Fall 2005 Newsletter
From the Dean
In this Alumni e-Newsletter, we give you an update on Purdue Engineering's efforts to revolutionize the way we teach and prepare our students for their careers in an increasingly global and changing world.
Just last year, Purdue Engineering launched the nation's first Department of Engineering Education, and we'll be the first university to offer graduate degrees in engineering education.
As we continue our leadership role in redefining engineering education, Purdue Engineering's Curriculum Reform Task Force is creating a new approach to educating engineers and is also identifying key attributes that will characterize Purdue engineers well into the future.
We're pleased to report on our progress in revolutionizing engineering education at Purdue.
Feature: Education Revolution
The engineers of tomorrow will be faced with a world much different than today. As technological advancements continue to erase our globe's geographical borders and the world population continues to balloon, our students will be asked to solve pressing issues dealing with economic development, poverty, the environment, healthcare, and energy—to name a few. We're at a tipping point in our history and we're now called to collaborate and secure our position as a leader in innovation. We're determined to revolutionize our curriculum to prepare our students for their 21st century careers in an increasingly global and fast-changing world.
The Workforce Challenge
There's no doubt that engineering plays a key role in the world's economic development and in improving the quality of life for all. U.S. universities have been the world leaders in engineering education for over half a century, but there are many indicators that engineering and, in particular, engineering in the United States, is at a critical turning point:
- Interest in engineering among U.S. high school students is declining: The U.S. Department of Education, National Center for Educational Statistics reports that high school student interest in engineering has decreased 18% since 1991, while interest in many other disciplines has grown.
- Despite many university programs, several key groups remain under-represented in engineering. Since 2000, national enrollment of women in the first year of engineering has dropped from 19% to 16%. Over the same period, enrollment of African American, Hispanic, and Native American first-year students has fallen from 17% to 16%.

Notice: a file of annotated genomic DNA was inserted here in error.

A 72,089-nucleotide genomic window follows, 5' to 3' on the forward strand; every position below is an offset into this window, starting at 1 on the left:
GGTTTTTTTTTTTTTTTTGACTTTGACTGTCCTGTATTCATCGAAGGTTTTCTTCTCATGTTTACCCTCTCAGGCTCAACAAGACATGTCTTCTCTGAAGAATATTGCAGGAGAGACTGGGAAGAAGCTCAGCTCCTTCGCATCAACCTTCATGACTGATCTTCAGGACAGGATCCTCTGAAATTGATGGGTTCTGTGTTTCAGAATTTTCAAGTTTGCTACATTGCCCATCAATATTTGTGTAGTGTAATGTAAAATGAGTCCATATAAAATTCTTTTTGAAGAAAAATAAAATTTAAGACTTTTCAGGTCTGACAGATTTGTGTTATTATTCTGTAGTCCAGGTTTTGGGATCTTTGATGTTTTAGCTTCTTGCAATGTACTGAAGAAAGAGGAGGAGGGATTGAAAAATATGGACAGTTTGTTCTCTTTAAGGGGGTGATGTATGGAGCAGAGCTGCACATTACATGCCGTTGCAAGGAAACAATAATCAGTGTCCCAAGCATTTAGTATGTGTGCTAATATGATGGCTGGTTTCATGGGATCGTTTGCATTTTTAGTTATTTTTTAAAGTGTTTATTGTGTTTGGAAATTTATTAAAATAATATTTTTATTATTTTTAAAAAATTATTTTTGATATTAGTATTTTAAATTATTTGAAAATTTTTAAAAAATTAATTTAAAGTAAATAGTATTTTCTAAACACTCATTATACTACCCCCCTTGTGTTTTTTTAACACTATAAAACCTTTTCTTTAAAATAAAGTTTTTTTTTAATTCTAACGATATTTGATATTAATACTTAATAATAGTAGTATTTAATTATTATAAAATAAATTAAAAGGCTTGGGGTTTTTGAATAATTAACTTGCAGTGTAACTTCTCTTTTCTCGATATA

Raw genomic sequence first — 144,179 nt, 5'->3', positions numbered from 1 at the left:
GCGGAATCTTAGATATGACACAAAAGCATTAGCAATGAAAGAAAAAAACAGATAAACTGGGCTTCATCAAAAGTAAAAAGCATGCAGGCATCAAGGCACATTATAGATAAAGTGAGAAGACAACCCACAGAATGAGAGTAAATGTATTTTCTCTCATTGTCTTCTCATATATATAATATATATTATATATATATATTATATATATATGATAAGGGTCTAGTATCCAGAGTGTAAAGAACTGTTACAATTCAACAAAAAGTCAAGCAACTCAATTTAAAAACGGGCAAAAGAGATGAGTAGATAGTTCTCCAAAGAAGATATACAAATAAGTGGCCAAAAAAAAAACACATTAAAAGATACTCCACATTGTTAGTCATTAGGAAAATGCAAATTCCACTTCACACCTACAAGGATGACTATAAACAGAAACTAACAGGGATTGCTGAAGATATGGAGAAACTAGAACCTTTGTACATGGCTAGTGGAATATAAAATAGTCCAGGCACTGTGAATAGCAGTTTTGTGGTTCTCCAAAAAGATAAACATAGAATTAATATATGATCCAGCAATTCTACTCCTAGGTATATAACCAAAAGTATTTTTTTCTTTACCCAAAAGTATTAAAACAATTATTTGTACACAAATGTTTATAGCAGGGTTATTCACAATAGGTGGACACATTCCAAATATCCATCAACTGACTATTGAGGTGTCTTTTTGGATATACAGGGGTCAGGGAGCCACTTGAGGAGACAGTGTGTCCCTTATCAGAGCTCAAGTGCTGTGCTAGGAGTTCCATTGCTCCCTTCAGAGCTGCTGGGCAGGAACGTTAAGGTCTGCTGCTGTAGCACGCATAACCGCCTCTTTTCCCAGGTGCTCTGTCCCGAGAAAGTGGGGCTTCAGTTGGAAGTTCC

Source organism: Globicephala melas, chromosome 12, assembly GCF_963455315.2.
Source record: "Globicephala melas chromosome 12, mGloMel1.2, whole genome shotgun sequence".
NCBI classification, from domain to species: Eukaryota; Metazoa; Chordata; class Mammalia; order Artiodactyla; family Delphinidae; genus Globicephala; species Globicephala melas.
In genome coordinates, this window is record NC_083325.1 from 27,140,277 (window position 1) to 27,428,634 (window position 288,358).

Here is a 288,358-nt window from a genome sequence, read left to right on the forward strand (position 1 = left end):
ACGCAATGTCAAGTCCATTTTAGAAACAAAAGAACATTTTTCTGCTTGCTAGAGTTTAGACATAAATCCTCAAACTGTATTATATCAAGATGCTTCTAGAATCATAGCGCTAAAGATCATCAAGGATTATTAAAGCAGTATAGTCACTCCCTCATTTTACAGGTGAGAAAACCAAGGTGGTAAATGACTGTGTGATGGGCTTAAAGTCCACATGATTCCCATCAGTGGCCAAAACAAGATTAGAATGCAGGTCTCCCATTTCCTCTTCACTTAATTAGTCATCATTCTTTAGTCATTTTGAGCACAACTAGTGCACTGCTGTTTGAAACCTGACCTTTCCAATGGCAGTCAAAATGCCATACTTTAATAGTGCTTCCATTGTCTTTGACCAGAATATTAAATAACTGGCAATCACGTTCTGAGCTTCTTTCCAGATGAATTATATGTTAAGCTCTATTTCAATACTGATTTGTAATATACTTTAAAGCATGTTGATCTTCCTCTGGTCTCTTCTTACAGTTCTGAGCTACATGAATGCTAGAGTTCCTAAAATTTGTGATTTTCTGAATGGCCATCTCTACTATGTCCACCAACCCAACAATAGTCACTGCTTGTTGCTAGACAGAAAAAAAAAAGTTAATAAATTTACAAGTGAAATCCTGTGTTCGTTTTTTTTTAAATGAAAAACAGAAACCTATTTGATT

- Globalization is having a dramatic impact on engineering jobs as well as on where engineering students are being educated. Only 5% of U.S. students are graduating in engineering, compared to 13% in the European Union and 17% in Asia.
- In 1985, the U.S. and China graduated the same number of students with their first degree in engineering, at approximately 85,000. Now at 75,000 per year, the graduation rate of engineers in the U.S. is up from the mid-1990's low of 65,000, but far below the over 200,000 per year (and growing) currently seen in both China and India .
It's not only the demographics that are calling out for change. Current estimates place the half-life of engineering knowledge—the time interval in which half of what an engineer knows becomes obsolete—at between 2.5 and 7.5 years, with an average estimate of 5 years. Engineering curricula are faced with the challenge of developing students who are learners for life. And the newest technology areas—biotechnology, nanotechnology, materials and photonics, information and communications technology, systems engineering, and logistics—require bridging disciplines in ways that challenge traditional discipline-centered curricula.
The message is clear: the time is now to revolutionize the engineering curriculum, so that we are attracting and retaining top talent and producing globally competent and competitive engineers.
Addressing the Issue
In the fall of '04, Purdue Engineering's Curriculum Reform Task Force set out to create a blueprint that will guide our college's curriculum design and reform to ensure that we will be preeminent in educating the next generation of engineers and engineering leaders.